It’s true that my daughter’s years of using also included years of lying, deception and trying to make me think I was going crazy. She was so effective in convincing me of what I wanted to hear, that I found myself buying into complete ridiculousness. When I look back at those times, I can hardly believe that I was so gullible, but I also have to remind myself that I desperately wanted to believe her. And I also have to remind myself that her lying and deception were simply symptoms of the disease I now know that she had. There was definitely a time that I thought I would never be able to trust her again. There had just been too much damage. Today I believe something different.
Perhaps one of the hardest parts of this recovery journey for us as a family is deciding to trust. I’ve heard that trust is like a House of Cards – easily demolished yet so hard to rebuild. In order to rebuild the trust, there have to be at least 2 cards. The one card represents my daughter’s willingness to be trustworthy and the other card represents my willingness to trust her. As scared as I am, I have to remind myself that the only way that she can possibly rebuild the trust between us is if I allow her to demonstrate that she can be trusted.
Even though I now accept that I cannot control her choices, her behavior or her recovery, I CAN choose when and how to extend those opportunities for her to demonstrate that she can be trusted again. I started with little things so that, if it didn’t work out well, I would not be devastated. I might send her to the grocery store to pick up a few things for me. I gave her a short list and $10, asking her to return the change and a receipt. If it fell through, I was only out $10, but more importantly, that helped me know that she was still pretty sick. If she kept the money, at least it wasn’t enough to really hurt herself with. But when it didn’t fall through, when she returned with the items on the list, my receipt, and the change, I found that it was one tiny step towards rebuilding trust in our relationship. It gave me an opportunity to affirm her and an opportunity for her to feel good about herself. Over time, I was able to work up to more meaningful, more risky opportunities for her to show me that she could be trusted, and in time, that has helped to heal our relationship tremendously!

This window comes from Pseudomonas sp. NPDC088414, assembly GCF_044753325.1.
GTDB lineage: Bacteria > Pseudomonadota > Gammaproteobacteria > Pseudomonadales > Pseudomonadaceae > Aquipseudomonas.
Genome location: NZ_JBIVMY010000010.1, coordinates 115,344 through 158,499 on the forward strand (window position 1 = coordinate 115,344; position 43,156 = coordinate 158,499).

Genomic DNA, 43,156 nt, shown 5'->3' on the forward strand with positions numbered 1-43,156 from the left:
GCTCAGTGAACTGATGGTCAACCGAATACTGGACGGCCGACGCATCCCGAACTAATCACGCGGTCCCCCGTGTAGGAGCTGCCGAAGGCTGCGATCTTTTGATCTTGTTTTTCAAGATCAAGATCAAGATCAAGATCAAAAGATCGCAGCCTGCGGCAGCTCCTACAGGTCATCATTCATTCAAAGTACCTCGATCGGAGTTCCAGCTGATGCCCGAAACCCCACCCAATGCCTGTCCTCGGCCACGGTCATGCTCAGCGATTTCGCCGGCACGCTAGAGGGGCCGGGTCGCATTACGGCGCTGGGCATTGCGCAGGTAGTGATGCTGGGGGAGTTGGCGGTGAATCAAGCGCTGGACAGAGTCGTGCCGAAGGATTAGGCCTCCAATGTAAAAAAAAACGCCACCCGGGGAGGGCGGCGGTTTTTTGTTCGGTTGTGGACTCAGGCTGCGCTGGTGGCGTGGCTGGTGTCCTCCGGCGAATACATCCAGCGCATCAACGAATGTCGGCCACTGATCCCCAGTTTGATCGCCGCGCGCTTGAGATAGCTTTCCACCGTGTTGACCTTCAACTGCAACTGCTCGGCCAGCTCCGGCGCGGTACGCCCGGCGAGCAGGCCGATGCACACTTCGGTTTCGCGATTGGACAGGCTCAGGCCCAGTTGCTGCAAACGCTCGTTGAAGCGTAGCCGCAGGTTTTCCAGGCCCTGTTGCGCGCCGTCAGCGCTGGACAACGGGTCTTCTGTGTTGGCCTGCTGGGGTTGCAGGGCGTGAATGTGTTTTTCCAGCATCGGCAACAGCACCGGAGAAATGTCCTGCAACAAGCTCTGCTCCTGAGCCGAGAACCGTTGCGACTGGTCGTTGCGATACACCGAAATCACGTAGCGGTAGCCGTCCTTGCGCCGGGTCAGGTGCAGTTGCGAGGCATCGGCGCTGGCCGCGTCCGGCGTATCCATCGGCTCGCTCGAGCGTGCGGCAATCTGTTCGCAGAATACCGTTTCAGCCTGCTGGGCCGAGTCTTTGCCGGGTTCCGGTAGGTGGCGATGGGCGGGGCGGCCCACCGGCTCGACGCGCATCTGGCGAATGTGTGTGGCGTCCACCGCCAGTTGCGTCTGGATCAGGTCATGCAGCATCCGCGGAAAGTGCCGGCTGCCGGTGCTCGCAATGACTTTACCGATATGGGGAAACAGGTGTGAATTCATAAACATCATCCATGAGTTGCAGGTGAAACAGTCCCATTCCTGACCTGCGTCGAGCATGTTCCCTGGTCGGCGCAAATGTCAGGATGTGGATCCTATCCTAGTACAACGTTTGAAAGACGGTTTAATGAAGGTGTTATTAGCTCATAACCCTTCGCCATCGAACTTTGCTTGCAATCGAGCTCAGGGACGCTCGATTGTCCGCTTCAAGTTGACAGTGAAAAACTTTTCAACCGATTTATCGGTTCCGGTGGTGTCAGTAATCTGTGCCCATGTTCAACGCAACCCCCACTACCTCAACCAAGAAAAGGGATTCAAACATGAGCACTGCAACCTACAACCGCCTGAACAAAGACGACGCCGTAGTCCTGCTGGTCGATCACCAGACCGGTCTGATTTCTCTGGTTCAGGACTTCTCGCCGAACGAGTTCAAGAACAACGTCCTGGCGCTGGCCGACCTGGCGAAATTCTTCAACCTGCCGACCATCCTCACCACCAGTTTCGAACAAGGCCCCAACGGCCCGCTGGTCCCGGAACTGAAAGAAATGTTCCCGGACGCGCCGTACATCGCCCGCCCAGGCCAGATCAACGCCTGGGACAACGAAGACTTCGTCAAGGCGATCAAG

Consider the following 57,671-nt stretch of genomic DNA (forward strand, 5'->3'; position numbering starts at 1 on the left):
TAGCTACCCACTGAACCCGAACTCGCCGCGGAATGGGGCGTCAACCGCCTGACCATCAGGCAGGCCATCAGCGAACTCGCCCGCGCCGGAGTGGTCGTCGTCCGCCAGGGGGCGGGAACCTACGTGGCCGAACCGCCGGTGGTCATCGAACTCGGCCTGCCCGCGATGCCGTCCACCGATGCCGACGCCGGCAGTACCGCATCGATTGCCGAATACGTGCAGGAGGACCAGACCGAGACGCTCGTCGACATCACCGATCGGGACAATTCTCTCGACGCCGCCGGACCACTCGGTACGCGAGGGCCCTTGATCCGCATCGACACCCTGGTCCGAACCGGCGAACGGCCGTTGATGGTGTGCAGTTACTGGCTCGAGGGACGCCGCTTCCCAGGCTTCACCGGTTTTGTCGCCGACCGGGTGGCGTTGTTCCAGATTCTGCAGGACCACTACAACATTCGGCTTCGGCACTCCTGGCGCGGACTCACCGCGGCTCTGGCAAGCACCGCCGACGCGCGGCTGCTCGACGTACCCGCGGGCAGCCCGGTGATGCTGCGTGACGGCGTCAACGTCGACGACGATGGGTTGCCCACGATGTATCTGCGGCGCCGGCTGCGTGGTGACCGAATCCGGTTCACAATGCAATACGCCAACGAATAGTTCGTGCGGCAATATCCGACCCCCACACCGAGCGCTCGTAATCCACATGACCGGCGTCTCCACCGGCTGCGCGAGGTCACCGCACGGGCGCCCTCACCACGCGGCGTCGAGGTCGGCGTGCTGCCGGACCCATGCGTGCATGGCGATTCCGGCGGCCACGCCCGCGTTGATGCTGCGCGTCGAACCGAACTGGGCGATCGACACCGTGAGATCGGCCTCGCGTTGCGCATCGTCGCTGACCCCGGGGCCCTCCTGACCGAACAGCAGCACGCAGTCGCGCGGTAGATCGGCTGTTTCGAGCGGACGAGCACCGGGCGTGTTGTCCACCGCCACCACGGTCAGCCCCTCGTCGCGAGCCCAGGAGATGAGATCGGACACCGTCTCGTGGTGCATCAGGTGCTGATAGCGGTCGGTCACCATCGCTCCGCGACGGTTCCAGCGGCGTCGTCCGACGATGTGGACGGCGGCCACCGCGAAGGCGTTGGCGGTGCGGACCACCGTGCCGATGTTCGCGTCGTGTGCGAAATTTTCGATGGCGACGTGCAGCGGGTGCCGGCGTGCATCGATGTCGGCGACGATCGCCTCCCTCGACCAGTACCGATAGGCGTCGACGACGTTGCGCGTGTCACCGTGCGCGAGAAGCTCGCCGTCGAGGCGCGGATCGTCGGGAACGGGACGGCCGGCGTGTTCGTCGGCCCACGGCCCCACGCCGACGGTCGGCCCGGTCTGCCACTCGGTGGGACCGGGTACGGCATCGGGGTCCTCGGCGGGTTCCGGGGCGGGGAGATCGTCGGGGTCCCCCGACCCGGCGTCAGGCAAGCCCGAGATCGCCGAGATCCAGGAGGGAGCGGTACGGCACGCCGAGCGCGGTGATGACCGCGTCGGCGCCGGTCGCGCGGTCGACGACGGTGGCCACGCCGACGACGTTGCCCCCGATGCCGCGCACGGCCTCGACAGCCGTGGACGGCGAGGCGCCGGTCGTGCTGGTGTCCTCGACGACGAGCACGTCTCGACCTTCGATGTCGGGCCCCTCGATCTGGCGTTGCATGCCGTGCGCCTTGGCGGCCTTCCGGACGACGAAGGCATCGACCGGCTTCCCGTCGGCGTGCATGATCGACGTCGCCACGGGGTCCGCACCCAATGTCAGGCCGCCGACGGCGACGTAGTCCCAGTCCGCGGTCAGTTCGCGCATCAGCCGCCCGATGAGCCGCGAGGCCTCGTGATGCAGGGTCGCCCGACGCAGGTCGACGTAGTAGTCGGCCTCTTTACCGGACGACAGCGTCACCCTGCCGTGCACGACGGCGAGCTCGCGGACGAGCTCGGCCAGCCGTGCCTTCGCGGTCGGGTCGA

Today’s Reminder: I will look for opportunities for my daughter to show me if she is well enough to be trusted with the next level of trust rebuilding in our relationship. If she can, great! If she can’t, I will fight the temptation to believe that I will never be able to trust her ever again. I will remind myself of the expression “progress, not perfection” and trust that, in good time, we will progress towards a trusting, sturdy new House of Cards built on mutual trust, love, and respect.
You can listen to an audio of this devotional at our podcast A Dose of Hope.
You do not have to walk this path alone. Parenting Through Addiction offers courses to teach you about what YOU can do to help your child as they begin their own path to recovery. We also offer various membership options so you can connect with other parents who are on their own journey to find serenity in the face of their child’s addiction. To learn more click here!